Apparently we do! A great many of them! It is more frequent than we might like where we run into a collection of materials that we have little to no information about and that was not cataloged fully when it arrived. Such is the case with these 326 button dies.
And what I mean when I say cataloged is that the collection has been gone through thoroughly, with pictures of each individual die as well as a condition report. Research should be done on any markings or known makers, etc. When it was realized that this had not been done, we went ahead and pulled them and now have a wonderful volunteer undertaking the task for us.
This collection came to us in 1984 as a donation from the Pennsylvania Historical and Museum Commission, as they felt the maritime related buttons would better suit our collection. It was a small part of a collection that had been given to them by Waterbury Companies, Incorporated, although the dies were made by Scovill. Waterbury had them because when Scovill stopped stamping buttons, their materials were sold to Waterbury.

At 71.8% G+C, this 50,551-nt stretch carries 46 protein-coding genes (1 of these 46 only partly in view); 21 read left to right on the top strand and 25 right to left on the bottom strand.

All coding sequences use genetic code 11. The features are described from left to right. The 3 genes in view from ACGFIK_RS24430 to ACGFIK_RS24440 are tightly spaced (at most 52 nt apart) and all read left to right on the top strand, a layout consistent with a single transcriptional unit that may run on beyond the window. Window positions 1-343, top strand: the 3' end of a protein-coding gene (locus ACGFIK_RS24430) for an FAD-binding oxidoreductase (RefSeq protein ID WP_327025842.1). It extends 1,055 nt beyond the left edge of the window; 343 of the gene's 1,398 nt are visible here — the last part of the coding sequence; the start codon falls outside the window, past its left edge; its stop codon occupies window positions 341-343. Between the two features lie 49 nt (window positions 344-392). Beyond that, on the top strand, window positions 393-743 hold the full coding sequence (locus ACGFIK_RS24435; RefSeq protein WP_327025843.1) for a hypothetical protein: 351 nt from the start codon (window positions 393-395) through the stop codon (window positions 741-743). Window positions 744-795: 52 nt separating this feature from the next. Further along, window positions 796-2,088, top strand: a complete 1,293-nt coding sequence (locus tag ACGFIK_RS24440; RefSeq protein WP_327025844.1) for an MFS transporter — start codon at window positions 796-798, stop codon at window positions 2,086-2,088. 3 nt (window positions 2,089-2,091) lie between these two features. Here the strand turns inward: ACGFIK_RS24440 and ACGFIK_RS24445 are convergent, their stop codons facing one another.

The button dies cover a number of companies and clubs.
Munson Steamship Line die
American Yacht Club die, cut by Adolph A. Hartmann, who was listed in the Waterbury city directories from 1890 to 1926, when he died. Below is an advertisement from 1890.
Button die with anchor design and S c S in center. If anyone knows what this button might have been for, please let me know. This one was cut by Camille L. Chapelle, who was listed in the Waterbury city directories from 1895 to 1922. Below is his ad from 1895.
Hopefully our cataloging efforts will reveal a great number of previously unknown tidbits about this interesting collection.